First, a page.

Survey shows majority of Coalition voters support reduction of greenhouse gas emissions and government focus on climate change

A Monash University survey has found 59 per cent of the population believes climate change should be a high or very high priority for the prime minister and parliament, including almost half of Coalition voters.

More than 3000 Australians were surveyed by the Monash Climate Change Communication Research Hub earlier this year to understand their knowledge, attitudes, beliefs and behaviours regarding climate change and its impacts and solutions - particularly in the context of their political views and likely votes in the upcoming federal election.

Half of Coalition voters believe Australia needs to reduce its greenhouse gas emissions irrespective of what other countries do, with this figure rising to 62 per cent across all voters.

Monash researchers also found that 71 per cent of voters are in favour of environmental laws that force companies to curb their emissions and pollution, including 70 per cent of Coalition voters.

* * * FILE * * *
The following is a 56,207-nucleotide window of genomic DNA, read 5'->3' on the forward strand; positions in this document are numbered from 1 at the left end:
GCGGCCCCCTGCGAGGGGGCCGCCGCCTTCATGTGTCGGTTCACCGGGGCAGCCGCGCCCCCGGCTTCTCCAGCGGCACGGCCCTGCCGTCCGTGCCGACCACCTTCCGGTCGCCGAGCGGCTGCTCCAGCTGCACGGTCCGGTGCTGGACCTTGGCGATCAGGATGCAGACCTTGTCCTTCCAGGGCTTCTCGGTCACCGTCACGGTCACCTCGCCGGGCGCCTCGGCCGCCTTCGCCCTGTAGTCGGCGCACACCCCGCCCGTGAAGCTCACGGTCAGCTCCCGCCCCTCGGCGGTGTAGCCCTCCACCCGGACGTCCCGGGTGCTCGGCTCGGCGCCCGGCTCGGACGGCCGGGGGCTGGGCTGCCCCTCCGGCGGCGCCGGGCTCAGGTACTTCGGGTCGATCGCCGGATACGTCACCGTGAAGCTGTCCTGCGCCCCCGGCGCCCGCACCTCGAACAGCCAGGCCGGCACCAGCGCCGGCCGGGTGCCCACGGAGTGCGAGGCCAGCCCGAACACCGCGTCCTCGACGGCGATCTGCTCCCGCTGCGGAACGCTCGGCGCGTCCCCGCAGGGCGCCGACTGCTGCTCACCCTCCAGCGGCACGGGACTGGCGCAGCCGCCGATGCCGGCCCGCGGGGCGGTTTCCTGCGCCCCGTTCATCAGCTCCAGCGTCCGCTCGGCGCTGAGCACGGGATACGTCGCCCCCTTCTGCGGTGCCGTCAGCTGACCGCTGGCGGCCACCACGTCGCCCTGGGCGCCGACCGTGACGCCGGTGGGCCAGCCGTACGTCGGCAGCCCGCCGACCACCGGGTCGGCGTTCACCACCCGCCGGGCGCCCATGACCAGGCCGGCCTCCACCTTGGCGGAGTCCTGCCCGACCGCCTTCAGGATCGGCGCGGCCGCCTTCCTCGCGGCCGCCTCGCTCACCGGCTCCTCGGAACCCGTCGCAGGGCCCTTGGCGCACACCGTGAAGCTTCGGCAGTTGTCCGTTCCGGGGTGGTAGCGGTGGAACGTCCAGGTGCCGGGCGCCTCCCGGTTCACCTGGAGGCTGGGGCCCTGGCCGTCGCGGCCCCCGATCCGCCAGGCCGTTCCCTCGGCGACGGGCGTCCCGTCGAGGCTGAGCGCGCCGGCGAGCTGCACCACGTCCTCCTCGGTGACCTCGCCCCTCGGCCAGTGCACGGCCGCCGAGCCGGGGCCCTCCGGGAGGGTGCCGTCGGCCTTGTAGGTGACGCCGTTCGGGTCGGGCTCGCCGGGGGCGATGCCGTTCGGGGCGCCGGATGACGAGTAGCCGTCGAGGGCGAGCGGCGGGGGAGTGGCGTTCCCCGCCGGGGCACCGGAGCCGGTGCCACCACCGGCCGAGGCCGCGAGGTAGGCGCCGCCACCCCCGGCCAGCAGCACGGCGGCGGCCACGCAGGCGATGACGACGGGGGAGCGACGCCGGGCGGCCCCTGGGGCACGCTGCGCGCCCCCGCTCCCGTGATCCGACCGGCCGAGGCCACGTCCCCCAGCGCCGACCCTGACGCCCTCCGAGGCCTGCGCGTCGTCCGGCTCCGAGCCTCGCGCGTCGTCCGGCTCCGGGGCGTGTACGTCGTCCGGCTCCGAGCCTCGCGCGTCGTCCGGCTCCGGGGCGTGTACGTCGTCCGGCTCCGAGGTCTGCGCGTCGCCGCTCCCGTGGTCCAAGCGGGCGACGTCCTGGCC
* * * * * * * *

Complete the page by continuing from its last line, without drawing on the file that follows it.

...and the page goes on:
The survey revealed that while the majority of voters believe climate change is a high priority, there was a lack of understanding of key terms and technology used to combat climate change.

Less than half of Australians (44 per cent) understood what the terms renewable energy and net zero mean, and just 42 per cent understood carbon farming.

Just under a third of Coalition voters believe Australia’s net zero target should be brought forward from 2050 to 2030, with this support existing irrespective of whether or not people correctly understood what the term net zero means.

“People’s understanding of key technology does not reflect their perceptions of the importance of these technologies for addressing climate change, but without that understanding it’s difficult for people to work out how effective different policies will be and which they want to support,” said lead researcher Dr Lucy Richardson.

“For example, green hydrogen was seen as very to extremely important by 45 per cent of people, but only a quarter of respondents correctly understood what the technology is.

“This suggests that irrespective of political alignment and levels of understanding of the complexities of climate change and its technological solutions, a majority of voters are heading to the polls wanting stronger climate policies.”